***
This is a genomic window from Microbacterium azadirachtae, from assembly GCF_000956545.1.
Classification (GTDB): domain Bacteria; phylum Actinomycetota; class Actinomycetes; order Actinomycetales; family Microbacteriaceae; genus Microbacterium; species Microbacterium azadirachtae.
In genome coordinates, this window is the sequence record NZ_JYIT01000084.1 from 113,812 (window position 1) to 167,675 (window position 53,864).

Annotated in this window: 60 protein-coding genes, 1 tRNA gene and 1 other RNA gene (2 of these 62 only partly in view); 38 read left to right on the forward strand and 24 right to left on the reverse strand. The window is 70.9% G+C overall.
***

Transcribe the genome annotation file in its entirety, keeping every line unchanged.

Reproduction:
This is a genomic window from Microbacterium azadirachtae, from assembly GCF_000956545.1.
Classification (GTDB): domain Bacteria; phylum Actinomycetota; class Actinomycetes; order Actinomycetales; family Microbacteriaceae; genus Microbacterium; species Microbacterium azadirachtae.
In genome coordinates, this window is the sequence record NZ_JYIT01000084.1 from 113,812 (window position 1) to 167,675 (window position 53,864).

Annotated in this window: 60 protein-coding genes, 1 tRNA gene and 1 other RNA gene (2 of these 62 only partly in view); 38 read left to right on the forward strand and 24 right to left on the reverse strand. The window is 70.9% G+C overall.